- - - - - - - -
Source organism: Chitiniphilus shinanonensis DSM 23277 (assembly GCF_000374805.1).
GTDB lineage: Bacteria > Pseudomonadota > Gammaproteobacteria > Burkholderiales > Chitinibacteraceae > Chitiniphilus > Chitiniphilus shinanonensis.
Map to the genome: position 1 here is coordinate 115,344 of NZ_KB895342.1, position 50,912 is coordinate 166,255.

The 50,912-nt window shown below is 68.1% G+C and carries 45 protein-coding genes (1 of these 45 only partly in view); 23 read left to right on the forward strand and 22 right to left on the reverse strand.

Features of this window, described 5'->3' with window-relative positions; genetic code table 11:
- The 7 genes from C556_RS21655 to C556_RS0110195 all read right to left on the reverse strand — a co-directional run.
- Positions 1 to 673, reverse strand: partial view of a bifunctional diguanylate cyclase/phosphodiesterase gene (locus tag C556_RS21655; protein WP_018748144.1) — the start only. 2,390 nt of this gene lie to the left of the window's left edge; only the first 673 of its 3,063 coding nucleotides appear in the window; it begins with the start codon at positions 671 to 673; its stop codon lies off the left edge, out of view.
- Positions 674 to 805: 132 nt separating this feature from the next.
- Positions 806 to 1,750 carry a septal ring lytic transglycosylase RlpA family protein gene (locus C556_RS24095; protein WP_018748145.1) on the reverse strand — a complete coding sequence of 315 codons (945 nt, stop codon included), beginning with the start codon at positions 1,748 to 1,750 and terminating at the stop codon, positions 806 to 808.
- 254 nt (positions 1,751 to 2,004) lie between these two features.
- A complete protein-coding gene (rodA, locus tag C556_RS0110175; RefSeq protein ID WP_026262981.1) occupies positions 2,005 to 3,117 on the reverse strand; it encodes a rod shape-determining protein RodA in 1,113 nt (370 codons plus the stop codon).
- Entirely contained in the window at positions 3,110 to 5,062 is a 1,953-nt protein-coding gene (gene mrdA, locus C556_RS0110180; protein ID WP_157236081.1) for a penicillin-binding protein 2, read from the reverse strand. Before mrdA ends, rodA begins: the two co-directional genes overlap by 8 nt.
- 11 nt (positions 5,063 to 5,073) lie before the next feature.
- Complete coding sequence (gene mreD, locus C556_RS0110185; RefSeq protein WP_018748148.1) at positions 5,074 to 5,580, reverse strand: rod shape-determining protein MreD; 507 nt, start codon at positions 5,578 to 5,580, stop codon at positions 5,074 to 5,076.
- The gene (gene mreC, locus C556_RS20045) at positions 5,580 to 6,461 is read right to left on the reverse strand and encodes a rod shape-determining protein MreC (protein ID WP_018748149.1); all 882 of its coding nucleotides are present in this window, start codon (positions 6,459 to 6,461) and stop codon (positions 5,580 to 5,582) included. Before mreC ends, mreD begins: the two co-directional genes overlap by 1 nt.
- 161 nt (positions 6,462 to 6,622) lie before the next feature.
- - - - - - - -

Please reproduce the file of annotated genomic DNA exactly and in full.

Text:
Source organism: Chitiniphilus shinanonensis DSM 23277 (assembly GCF_000374805.1).
GTDB lineage: Bacteria > Pseudomonadota > Gammaproteobacteria > Burkholderiales > Chitinibacteraceae > Chitiniphilus > Chitiniphilus shinanonensis.
Map to the genome: position 1 here is coordinate 115,344 of NZ_KB895342.1, position 50,912 is coordinate 166,255.

The 50,912-nt window shown below is 68.1% G+C and carries 45 protein-coding genes (1 of these 45 only partly in view); 23 read left to right on the forward strand and 22 right to left on the reverse strand.

Features of this window, described 5'->3' with window-relative positions; genetic code table 11:
- The 7 genes from C556_RS21655 to C556_RS0110195 all read right to left on the reverse strand — a co-directional run.
- Positions 1 to 673, reverse strand: partial view of a bifunctional diguanylate cyclase/phosphodiesterase gene (locus tag C556_RS21655; protein WP_018748144.1) — the start only. 2,390 nt of this gene lie to the left of the window's left edge; only the first 673 of its 3,063 coding nucleotides appear in the window; it begins with the start codon at positions 671 to 673; its stop codon lies off the left edge, out of view.
- Positions 674 to 805: 132 nt separating this feature from the next.
- Positions 806 to 1,750 carry a septal ring lytic transglycosylase RlpA family protein gene (locus C556_RS24095; protein WP_018748145.1) on the reverse strand — a complete coding sequence of 315 codons (945 nt, stop codon included), beginning with the start codon at positions 1,748 to 1,750 and terminating at the stop codon, positions 806 to 808.
- 254 nt (positions 1,751 to 2,004) lie between these two features.
- A complete protein-coding gene (rodA, locus tag C556_RS0110175; RefSeq protein ID WP_026262981.1) occupies positions 2,005 to 3,117 on the reverse strand; it encodes a rod shape-determining protein RodA in 1,113 nt (370 codons plus the stop codon).
- Entirely contained in the window at positions 3,110 to 5,062 is a 1,953-nt protein-coding gene (gene mrdA, locus C556_RS0110180; protein ID WP_157236081.1) for a penicillin-binding protein 2, read from the reverse strand. Before mrdA ends, rodA begins: the two co-directional genes overlap by 8 nt.
- 11 nt (positions 5,063 to 5,073) lie before the next feature.
- Complete coding sequence (gene mreD, locus C556_RS0110185; RefSeq protein WP_018748148.1) at positions 5,074 to 5,580, reverse strand: rod shape-determining protein MreD; 507 nt, start codon at positions 5,578 to 5,580, stop codon at positions 5,074 to 5,076.
- The gene (gene mreC, locus C556_RS20045) at positions 5,580 to 6,461 is read right to left on the reverse strand and encodes a rod shape-determining protein MreC (protein ID WP_018748149.1); all 882 of its coding nucleotides are present in this window, start codon (positions 6,459 to 6,461) and stop codon (positions 5,580 to 5,582) included. Before mreC ends, mreD begins: the two co-directional genes overlap by 1 nt.
- 161 nt (positions 6,462 to 6,622) lie before the next feature.